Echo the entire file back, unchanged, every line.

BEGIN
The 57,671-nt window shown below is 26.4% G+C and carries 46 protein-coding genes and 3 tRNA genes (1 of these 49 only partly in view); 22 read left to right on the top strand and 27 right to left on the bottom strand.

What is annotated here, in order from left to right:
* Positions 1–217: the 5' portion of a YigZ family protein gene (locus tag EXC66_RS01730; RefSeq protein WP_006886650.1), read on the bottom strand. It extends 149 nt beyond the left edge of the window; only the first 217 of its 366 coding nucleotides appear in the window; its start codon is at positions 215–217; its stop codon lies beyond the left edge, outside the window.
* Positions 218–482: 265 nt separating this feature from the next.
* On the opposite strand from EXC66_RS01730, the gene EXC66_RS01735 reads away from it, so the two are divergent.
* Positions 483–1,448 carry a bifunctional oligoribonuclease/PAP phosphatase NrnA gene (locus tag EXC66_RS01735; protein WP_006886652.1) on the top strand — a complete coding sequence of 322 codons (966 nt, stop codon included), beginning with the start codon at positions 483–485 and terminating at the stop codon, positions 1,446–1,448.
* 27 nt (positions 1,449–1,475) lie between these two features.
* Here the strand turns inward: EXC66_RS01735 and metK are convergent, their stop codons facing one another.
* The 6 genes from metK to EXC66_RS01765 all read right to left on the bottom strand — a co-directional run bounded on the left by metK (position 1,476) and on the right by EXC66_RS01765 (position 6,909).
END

The 57,671-nt window shown below is 26.4% G+C and carries 46 protein-coding genes and 3 tRNA genes (1 of these 49 only partly in view); 22 read left to right on the top strand and 27 right to left on the bottom strand.

What is annotated here, in order from left to right:
* Positions 1–217: the 5' portion of a YigZ family protein gene (locus tag EXC66_RS01730; RefSeq protein WP_006886650.1), read on the bottom strand. It extends 149 nt beyond the left edge of the window; only the first 217 of its 366 coding nucleotides appear in the window; its start codon is at positions 215–217; its stop codon lies beyond the left edge, outside the window.
* Positions 218–482: 265 nt separating this feature from the next.
* On the opposite strand from EXC66_RS01730, the gene EXC66_RS01735 reads away from it, so the two are divergent.
* Positions 483–1,448 carry a bifunctional oligoribonuclease/PAP phosphatase NrnA gene (locus tag EXC66_RS01735; protein WP_006886652.1) on the top strand — a complete coding sequence of 322 codons (966 nt, stop codon included), beginning with the start codon at positions 483–485 and terminating at the stop codon, positions 1,446–1,448.
* 27 nt (positions 1,449–1,475) lie between these two features.
* Here the strand turns inward: EXC66_RS01735 and metK are convergent, their stop codons facing one another.
* The 6 genes from metK to EXC66_RS01765 all read right to left on the bottom strand — a co-directional run bounded on the left by metK (position 1,476) and on the right by EXC66_RS01765 (position 6,909).